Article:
Conversely, if you’re suffering from a hook, you can do the opposite to help you hit the driver straighter. Instead of adding tape to the heel, you want to add it underneath the toe of the golf club. This will help you square up at impact and hopefully turn your hook into a nice power draw that creates a ton of top spin and goes forever. 

Finally, you can also add tape to the middle part of the sole. This is a “neutral” position and is meant to add more weight to it and change up the center of gravity (COG) for increased distance.

The more towards the back of the driver will also help you launch it slightly higher as well. Paired with increasing loft, you can make a lot of adjustments without buying any new gear.

Remember, the more strips that you add, the heavier it’ll feel. If you don’t have a big miss in either direction, opt for one piece to start. 

If you have a big hook or slice with your driver, add more tape until you get the desired results. The same process applies to fairway woods but you’ll likely use less as they are generally easier to control.

Lead Tape on Golf Clubs

Irons and Wedges 

Next up is applying lead tape to irons and wedges. It can help you add extra weight in the right areas and help with your accuracy and short game performance. 

For irons, it depends on if you have a more forgiving cavity back or a blade style. If you’re playing blades, you’ll put it directly on the iron (most pros use it across the middle of the blade). Or, you can have it more towards the heel or toe based on your current shot shape.

If you’re playing a cavity back, you’ll stick the tape into the cavity in the center of the club. You can also add more to the toe or heel too.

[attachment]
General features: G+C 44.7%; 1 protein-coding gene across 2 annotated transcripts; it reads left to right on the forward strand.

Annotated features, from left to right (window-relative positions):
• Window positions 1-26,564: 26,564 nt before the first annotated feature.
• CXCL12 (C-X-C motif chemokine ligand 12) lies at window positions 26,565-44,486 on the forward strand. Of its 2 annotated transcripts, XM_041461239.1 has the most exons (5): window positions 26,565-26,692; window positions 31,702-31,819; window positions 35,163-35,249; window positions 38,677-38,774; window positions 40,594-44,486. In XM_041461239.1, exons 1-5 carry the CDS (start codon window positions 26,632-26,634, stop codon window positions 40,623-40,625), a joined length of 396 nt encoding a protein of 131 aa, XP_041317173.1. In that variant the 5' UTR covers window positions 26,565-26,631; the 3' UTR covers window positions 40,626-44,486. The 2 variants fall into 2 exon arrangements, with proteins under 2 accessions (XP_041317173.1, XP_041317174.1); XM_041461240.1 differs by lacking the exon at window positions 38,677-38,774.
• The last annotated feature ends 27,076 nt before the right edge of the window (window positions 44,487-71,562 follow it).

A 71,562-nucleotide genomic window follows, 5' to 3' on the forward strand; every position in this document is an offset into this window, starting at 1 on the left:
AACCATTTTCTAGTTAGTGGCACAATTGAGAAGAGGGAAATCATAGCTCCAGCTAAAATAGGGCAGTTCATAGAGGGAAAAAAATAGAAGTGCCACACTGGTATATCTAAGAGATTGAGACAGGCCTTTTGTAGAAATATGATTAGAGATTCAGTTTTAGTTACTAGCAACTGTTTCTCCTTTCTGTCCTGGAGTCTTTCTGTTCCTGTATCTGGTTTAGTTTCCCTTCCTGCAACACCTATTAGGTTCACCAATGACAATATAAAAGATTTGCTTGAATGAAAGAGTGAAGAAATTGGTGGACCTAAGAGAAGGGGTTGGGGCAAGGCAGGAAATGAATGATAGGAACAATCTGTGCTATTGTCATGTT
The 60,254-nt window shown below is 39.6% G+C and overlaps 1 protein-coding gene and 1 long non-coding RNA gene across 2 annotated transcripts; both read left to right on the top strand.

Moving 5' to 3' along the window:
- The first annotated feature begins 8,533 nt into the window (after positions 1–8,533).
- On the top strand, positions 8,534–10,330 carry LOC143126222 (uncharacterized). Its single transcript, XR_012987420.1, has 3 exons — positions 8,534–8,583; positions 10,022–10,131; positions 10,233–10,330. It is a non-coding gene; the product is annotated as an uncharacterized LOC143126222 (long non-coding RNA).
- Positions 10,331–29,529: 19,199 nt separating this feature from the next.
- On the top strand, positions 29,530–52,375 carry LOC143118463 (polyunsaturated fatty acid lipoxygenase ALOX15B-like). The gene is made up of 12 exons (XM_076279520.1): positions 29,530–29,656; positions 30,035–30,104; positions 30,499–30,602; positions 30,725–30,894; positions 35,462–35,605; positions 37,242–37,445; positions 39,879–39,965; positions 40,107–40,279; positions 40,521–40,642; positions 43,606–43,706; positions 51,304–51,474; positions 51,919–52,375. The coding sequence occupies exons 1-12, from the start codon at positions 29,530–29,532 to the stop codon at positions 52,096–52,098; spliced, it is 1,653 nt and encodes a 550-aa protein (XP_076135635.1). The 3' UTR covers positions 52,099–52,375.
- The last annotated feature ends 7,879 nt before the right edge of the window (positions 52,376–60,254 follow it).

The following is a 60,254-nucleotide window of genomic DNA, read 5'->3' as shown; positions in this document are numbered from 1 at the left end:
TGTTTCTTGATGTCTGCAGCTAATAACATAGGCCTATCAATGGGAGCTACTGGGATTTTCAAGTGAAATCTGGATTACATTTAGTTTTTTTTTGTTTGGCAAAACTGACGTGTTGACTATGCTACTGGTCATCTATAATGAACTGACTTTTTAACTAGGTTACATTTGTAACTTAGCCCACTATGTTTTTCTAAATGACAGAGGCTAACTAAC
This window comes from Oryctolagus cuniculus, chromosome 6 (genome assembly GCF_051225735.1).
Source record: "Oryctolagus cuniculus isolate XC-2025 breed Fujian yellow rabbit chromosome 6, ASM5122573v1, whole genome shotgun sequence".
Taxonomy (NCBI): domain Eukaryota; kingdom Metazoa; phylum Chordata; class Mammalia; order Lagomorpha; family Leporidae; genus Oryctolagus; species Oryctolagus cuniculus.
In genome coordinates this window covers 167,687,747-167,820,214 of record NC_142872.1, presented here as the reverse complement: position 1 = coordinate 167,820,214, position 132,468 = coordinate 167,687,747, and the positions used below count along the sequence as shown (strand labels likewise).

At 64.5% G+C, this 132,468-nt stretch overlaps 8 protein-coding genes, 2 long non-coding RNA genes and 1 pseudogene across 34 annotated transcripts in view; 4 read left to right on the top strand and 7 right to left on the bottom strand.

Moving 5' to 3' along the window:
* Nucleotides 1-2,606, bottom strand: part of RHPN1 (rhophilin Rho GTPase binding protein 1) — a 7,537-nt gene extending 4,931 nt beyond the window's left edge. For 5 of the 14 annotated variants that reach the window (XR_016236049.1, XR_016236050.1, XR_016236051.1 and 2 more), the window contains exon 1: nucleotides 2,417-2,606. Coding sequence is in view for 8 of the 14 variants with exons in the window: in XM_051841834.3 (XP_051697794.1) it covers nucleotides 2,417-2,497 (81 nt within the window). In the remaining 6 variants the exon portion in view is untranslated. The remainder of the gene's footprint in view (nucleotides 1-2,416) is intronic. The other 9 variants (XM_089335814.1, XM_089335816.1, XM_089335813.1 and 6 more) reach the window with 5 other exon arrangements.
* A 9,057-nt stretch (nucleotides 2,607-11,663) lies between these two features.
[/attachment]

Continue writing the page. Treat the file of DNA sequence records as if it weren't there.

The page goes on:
For wedges, you want to apply on the thick part directly behind the center of the club. This will help with ball flight and overall ball striking. Since you don’t work the ball in either direction, don’t put it on the toe or heel.

Putting With Lead Tape

While it works for all clubs from wedges to drivers, don’t forget that it can help your putting as well. A lot of golfers prefer a heavier putter as it makes it easier to keep the putter on a straight back, straight through path. 

If you want to use it on your putter, you can add it to several places including:

  • Putter sole: If you’re struggling with closing or opening the face, you can add a few strips underneath on the side in which you aren’t closing. This should help square the putter at impact for a better roll.
  • Putter cavity: Depending on the shape of your putter, you can also add it on the blade or the cavity behind the center of the clubhead. 
  • Putter shaft: Finally, you can also add it to the sole of the putter well. This can help with your tempo and ensure a smooth 1-2 stroke. 

Tiger Woods, arguably one of the greatest putters ever, has been spotted using tape on his trusty Scotty Cameron. He’s been known to add extra weight when playing British Open tournaments as the greens are much slower in Europe. This helps with a longer stroke while still keeping the putter head square through impact. 

Lead Tape on Putter

Increasing Swingweight

Finally, lead tape has been used by iconic players such as Jack Nicklaus to increase the clubhead’s swingweight. You can use it to act as a counter-balance to the head and possibly gain extra swing speed.

Adding it under the grip can help golfers feel a little more weight near the grip and not make the clubhead feel as heavy. Don’t forget, if you’re looking for extra swing speed, we highly recommend SuperSpeed (check out our full review here).